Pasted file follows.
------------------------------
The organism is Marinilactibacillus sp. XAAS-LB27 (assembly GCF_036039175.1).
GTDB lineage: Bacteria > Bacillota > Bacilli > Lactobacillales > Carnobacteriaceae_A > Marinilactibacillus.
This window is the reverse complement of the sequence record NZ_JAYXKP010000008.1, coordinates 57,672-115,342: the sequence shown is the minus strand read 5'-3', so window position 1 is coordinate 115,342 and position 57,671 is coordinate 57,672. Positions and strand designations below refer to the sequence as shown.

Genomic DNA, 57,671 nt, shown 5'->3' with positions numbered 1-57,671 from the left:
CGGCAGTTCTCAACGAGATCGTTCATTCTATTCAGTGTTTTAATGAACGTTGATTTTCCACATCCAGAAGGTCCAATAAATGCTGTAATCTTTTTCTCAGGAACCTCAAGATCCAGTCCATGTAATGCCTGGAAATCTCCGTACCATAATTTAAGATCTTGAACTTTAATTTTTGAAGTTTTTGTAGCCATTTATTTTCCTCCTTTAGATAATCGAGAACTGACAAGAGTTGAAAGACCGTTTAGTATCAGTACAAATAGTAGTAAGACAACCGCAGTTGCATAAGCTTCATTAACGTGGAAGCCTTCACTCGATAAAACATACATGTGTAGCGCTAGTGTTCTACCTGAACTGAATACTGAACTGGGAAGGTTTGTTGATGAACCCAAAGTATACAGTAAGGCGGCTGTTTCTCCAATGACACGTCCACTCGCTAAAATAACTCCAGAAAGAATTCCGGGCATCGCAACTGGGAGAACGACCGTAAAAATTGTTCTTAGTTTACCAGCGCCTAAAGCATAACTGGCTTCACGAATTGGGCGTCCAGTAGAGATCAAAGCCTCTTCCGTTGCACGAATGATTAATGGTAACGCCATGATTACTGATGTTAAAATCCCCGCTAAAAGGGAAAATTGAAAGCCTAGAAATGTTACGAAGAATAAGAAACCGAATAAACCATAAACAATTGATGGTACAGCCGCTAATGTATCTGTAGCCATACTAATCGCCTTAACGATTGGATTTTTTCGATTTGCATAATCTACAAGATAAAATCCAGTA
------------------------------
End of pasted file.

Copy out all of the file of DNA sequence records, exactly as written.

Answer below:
The organism is Marinilactibacillus sp. XAAS-LB27 (assembly GCF_036039175.1).
GTDB lineage: Bacteria > Bacillota > Bacilli > Lactobacillales > Carnobacteriaceae_A > Marinilactibacillus.
This window is the reverse complement of the sequence record NZ_JAYXKP010000008.1, coordinates 57,672-115,342: the sequence shown is the minus strand read 5'-3', so window position 1 is coordinate 115,342 and position 57,671 is coordinate 57,672. Positions and strand designations below refer to the sequence as shown.

Genomic DNA, 57,671 nt, shown 5'->3' with positions numbered 1-57,671 from the left:
CGGCAGTTCTCAACGAGATCGTTCATTCTATTCAGTGTTTTAATGAACGTTGATTTTCCACATCCAGAAGGTCCAATAAATGCTGTAATCTTTTTCTCAGGAACCTCAAGATCCAGTCCATGTAATGCCTGGAAATCTCCGTACCATAATTTAAGATCTTGAACTTTAATTTTTGAAGTTTTTGTAGCCATTTATTTTCCTCCTTTAGATAATCGAGAACTGACAAGAGTTGAAAGACCGTTTAGTATCAGTACAAATAGTAGTAAGACAACCGCAGTTGCATAAGCTTCATTAACGTGGAAGCCTTCACTCGATAAAACATACATGTGTAGCGCTAGTGTTCTACCTGAACTGAATACTGAACTGGGAAGGTTTGTTGATGAACCCAAAGTATACAGTAAGGCGGCTGTTTCTCCAATGACACGTCCACTCGCTAAAATAACTCCAGAAAGAATTCCGGGCATCGCAACTGGGAGAACGACCGTAAAAATTGTTCTTAGTTTACCAGCGCCTAAAGCATAACTGGCTTCACGAATTGGGCGTCCAGTAGAGATCAAAGCCTCTTCCGTTGCACGAATGATTAATGGTAACGCCATGATTACTGATGTTAAAATCCCCGCTAAAAGGGAAAATTGAAAGCCTAGAAATGTTACGAAGAATAAGAAACCGAATAAACCATAAACAATTGATGGTACAGCCGCTAATGTATCTGTAGCCATACTAATCGCCTTAACGATTGGATTTTTTCGATTTGCATAATCTACAAGATAAAATCCAGTA